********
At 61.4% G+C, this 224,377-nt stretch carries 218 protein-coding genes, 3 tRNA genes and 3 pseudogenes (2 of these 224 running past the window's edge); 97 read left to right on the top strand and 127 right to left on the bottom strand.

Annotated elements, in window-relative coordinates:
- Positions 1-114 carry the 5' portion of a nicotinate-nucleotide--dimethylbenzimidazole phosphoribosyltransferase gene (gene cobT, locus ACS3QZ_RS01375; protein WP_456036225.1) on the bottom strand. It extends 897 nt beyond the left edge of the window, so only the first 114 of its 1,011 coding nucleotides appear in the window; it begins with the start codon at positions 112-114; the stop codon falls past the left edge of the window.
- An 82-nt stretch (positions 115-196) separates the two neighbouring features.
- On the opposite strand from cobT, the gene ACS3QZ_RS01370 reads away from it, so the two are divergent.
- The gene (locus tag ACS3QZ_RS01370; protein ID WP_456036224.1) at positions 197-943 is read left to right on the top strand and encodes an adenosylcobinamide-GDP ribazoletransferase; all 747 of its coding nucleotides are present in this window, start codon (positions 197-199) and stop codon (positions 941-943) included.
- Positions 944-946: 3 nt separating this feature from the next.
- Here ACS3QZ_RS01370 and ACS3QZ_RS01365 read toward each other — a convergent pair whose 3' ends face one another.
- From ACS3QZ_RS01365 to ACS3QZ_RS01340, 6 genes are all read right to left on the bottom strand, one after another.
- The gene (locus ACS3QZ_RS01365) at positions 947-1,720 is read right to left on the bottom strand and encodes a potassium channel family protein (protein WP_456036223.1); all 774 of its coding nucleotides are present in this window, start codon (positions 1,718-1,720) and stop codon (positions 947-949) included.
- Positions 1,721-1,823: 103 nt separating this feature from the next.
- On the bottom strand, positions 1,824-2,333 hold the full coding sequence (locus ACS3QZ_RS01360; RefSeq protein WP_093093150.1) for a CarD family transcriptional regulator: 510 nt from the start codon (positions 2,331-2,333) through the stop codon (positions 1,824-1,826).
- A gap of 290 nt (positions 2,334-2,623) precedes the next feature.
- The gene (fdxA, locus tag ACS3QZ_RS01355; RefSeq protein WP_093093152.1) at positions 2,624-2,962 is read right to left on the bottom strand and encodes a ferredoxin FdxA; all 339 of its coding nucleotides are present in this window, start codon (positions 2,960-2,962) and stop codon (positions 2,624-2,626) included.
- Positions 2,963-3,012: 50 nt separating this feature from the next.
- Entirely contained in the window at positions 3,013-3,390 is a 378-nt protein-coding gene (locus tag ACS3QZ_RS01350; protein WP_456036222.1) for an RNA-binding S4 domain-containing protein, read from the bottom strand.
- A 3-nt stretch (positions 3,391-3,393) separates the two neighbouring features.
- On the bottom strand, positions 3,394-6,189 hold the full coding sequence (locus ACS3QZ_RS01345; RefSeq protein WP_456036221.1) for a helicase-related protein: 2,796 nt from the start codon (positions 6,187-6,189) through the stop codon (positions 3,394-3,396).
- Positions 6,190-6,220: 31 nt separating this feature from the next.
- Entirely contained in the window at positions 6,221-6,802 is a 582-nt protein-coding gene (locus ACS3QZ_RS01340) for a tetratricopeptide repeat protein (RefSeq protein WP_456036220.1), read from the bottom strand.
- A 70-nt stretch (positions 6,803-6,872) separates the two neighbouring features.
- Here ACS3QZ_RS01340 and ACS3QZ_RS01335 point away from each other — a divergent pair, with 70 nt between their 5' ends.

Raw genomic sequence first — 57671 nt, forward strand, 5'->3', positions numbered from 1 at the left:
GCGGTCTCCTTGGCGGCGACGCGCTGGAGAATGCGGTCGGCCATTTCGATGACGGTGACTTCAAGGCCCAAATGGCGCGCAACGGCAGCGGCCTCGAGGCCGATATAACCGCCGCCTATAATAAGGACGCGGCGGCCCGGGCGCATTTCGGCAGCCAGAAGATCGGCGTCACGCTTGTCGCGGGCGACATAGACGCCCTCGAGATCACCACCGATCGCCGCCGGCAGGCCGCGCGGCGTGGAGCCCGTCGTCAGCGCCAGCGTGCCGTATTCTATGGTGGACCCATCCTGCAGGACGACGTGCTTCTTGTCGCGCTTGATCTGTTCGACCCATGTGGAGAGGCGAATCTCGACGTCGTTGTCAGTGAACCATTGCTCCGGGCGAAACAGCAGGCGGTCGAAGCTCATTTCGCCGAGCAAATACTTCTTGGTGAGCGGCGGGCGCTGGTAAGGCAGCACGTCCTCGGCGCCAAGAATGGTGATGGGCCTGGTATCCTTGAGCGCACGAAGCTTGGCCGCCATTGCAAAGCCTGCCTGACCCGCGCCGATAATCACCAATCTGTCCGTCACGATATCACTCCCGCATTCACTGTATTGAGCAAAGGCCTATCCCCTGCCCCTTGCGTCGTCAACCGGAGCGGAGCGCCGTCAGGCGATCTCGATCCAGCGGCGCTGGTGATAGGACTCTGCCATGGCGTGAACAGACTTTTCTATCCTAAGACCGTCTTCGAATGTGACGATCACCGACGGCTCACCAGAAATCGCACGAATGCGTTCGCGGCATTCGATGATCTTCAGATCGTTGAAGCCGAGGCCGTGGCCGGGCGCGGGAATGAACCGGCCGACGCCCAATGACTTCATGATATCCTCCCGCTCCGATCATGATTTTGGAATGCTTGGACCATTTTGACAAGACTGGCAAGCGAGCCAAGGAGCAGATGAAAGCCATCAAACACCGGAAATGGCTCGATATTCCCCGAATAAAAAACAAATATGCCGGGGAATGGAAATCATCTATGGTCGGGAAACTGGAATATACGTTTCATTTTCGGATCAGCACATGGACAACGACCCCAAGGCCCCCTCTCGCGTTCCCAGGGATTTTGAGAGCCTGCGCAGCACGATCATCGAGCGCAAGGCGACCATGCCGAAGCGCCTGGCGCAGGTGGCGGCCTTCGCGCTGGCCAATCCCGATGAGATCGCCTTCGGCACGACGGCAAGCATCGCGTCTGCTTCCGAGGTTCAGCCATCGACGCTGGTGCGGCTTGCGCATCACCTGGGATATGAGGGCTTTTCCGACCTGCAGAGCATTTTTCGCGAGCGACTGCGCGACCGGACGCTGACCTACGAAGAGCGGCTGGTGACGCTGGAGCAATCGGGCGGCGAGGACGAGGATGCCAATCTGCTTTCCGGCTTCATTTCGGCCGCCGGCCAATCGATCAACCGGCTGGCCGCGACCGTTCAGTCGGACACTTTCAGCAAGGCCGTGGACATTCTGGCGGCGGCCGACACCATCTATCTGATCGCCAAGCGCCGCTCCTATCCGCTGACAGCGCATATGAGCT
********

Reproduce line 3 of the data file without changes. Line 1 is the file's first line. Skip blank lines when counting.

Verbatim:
- Positions 1-114 carry the 5' portion of a nicotinate-nucleotide--dimethylbenzimidazole phosphoribosyltransferase gene (gene cobT, locus ACS3QZ_RS01375; protein WP_456036225.1) on the bottom strand. It extends 897 nt beyond the left edge of the window, so only the first 114 of its 1,011 coding nucleotides appear in the window; it begins with the start codon at positions 112-114; the stop codon falls past the left edge of the window.